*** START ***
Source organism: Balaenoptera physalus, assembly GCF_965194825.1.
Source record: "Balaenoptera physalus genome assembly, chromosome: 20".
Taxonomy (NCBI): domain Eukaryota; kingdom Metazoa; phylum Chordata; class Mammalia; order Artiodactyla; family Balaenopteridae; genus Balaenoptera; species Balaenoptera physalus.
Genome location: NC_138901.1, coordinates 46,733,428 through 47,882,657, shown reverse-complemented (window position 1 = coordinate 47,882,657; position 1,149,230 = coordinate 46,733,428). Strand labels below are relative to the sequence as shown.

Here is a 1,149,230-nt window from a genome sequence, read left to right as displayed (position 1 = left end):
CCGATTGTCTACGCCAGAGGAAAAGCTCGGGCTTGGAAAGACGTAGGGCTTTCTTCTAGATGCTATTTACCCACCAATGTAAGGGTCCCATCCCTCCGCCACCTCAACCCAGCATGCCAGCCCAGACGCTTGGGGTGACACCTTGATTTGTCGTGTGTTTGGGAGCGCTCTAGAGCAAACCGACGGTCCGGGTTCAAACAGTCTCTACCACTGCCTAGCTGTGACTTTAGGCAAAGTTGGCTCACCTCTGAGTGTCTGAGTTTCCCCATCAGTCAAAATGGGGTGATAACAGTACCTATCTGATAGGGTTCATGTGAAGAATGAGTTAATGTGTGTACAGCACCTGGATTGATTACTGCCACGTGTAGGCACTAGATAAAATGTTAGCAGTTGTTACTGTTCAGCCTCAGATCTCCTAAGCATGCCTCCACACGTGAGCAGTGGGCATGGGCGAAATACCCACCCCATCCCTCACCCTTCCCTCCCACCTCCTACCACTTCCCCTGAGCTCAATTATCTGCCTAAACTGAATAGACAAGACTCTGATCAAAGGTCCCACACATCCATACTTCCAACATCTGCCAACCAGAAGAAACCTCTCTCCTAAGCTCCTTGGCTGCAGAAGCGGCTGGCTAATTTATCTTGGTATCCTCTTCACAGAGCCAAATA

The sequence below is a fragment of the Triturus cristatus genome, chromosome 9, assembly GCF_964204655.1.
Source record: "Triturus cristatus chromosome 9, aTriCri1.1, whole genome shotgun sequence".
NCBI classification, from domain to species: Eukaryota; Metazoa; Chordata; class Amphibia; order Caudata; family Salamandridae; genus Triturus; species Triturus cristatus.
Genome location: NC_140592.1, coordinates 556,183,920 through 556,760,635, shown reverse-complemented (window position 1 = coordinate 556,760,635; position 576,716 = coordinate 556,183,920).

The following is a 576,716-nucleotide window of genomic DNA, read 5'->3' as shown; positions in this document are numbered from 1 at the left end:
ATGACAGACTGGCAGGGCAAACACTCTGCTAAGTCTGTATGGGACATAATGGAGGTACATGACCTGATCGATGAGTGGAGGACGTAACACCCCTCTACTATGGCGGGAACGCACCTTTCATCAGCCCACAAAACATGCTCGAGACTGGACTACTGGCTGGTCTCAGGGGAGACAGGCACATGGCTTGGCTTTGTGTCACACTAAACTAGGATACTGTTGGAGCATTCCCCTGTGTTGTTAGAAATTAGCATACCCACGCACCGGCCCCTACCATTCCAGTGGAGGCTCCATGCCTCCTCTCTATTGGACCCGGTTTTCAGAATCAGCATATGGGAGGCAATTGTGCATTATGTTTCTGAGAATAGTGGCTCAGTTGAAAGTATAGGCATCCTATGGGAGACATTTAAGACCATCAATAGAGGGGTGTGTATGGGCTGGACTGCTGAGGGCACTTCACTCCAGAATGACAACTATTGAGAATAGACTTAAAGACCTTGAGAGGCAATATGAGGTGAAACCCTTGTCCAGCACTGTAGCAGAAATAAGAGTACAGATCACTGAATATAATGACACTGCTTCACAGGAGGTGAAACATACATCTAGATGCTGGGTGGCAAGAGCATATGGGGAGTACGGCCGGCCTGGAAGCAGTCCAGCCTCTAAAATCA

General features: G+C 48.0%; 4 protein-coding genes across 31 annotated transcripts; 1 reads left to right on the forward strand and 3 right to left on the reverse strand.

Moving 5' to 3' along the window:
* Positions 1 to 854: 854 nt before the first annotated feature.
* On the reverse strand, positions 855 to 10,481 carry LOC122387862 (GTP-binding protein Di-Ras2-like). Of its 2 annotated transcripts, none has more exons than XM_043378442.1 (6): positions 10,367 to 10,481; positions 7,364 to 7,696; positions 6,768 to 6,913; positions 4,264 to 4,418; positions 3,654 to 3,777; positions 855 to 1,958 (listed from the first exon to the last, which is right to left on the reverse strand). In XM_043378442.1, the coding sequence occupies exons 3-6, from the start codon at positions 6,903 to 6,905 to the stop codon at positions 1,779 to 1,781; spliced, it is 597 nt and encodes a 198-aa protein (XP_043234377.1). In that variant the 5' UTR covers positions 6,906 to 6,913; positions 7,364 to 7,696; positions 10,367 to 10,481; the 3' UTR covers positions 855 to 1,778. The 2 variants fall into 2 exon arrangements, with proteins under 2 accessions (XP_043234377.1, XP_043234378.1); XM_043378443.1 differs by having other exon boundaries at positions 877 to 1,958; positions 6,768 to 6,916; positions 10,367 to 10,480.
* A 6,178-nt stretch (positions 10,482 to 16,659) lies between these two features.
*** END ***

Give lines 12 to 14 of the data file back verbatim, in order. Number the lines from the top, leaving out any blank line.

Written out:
ATGACAGACTGGCAGGGCAAACACTCTGCTAAGTCTGTATGGGACATAATGGAGGTACATGACCTGATCGATGAGTGGAGGACGTAACACCCCTCTACTATGGCGGGAACGCACCTTTCATCAGCCCACAAAACATGCTCGAGACTGGACTACTGGCTGGTCTCAGGGGAGACAGGCACATGGCTTGGCTTTGTGTCACACTAAACTAGGATACTGTTGGAGCATTCCCCTGTGTTGTTAGAAATTAGCATACCCACGCACCGGCCCCTACCATTCCAGTGGAGGCTCCATGCCTCCTCTCTATTGGACCCGGTTTTCAGAATCAGCATATGGGAGGCAATTGTGCATTATGTTTCTGAGAATAGTGGCTCAGTTGAAAGTATAGGCATCCTATGGGAGACATTTAAGACCATCAATAGAGGGGTGTGTATGGGCTGGACTGCTGAGGGCACTTCACTCCAGAATGACAACTATTGAGAATAGACTTAAAGACCTTGAGAGGCAATATGAGGTGAAACCCTTGTCCAGCACTGTAGCAGAAATAAGAGTACAGATCACTGAATATAATGACACTGCTTCACAGGAGGTGAAACATACATCTAGATGCTGGGTGGCAAGAGCATATGGGGAGTACGGCCGGCCTGGAAGCAGTCCAGCCTCTAAAATCA

General features: G+C 48.0%; 4 protein-coding genes across 31 annotated transcripts; 1 reads left to right on the forward strand and 3 right to left on the reverse strand.

Moving 5' to 3' along the window: